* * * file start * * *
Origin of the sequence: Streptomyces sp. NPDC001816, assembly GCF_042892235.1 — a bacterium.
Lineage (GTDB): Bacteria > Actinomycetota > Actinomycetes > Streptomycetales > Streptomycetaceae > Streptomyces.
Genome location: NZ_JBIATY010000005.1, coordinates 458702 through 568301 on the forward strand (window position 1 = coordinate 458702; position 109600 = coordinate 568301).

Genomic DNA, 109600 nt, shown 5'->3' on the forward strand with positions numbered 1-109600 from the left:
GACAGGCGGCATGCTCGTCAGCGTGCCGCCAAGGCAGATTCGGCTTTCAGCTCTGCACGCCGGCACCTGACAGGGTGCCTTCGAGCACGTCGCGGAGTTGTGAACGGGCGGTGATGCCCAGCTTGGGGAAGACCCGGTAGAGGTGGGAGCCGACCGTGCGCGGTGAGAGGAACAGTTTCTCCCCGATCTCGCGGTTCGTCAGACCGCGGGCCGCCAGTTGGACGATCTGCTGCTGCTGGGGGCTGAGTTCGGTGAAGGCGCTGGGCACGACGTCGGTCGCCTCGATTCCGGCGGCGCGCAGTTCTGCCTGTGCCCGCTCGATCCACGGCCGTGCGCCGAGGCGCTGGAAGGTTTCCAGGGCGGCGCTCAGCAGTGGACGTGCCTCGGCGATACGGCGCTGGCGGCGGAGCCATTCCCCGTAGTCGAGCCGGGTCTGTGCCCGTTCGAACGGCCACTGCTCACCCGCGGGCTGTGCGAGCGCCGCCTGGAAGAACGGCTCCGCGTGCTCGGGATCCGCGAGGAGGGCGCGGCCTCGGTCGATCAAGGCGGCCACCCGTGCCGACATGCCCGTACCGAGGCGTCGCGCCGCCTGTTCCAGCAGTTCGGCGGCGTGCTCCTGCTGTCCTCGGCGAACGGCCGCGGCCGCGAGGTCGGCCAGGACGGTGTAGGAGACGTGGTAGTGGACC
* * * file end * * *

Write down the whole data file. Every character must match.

Origin of the sequence: Streptomyces sp. NPDC001816, assembly GCF_042892235.1 — a bacterium.
Lineage (GTDB): Bacteria > Actinomycetota > Actinomycetes > Streptomycetales > Streptomycetaceae > Streptomyces.
Genome location: NZ_JBIATY010000005.1, coordinates 458702 through 568301 on the forward strand (window position 1 = coordinate 458702; position 109600 = coordinate 568301).

Genomic DNA, 109600 nt, shown 5'->3' on the forward strand with positions numbered 1-109600 from the left:
GACAGGCGGCATGCTCGTCAGCGTGCCGCCAAGGCAGATTCGGCTTTCAGCTCTGCACGCCGGCACCTGACAGGGTGCCTTCGAGCACGTCGCGGAGTTGTGAACGGGCGGTGATGCCCAGCTTGGGGAAGACCCGGTAGAGGTGGGAGCCGACCGTGCGCGGTGAGAGGAACAGTTTCTCCCCGATCTCGCGGTTCGTCAGACCGCGGGCCGCCAGTTGGACGATCTGCTGCTGCTGGGGGCTGAGTTCGGTGAAGGCGCTGGGCACGACGTCGGTCGCCTCGATTCCGGCGGCGCGCAGTTCTGCCTGTGCCCGCTCGATCCACGGCCGTGCGCCGAGGCGCTGGAAGGTTTCCAGGGCGGCGCTCAGCAGTGGACGTGCCTCGGCGATACGGCGCTGGCGGCGGAGCCATTCCCCGTAGTCGAGCCGGGTCTGTGCCCGTTCGAACGGCCACTGCTCACCCGCGGGCTGTGCGAGCGCCGCCTGGAAGAACGGCTCCGCGTGCTCGGGATCCGCGAGGAGGGCGCGGCCTCGGTCGATCAAGGCGGCCACCCGTGCCGACATGCCCGTACCGAGGCGTCGCGCCGCCTGTTCCAGCAGTTCGGCGGCGTGCTCCTGCTGTCCTCGGCGAACGGCCGCGGCCGCGAGGTCGGCCAGGACGGTGTAGGAGACGTGGTAGTGGACC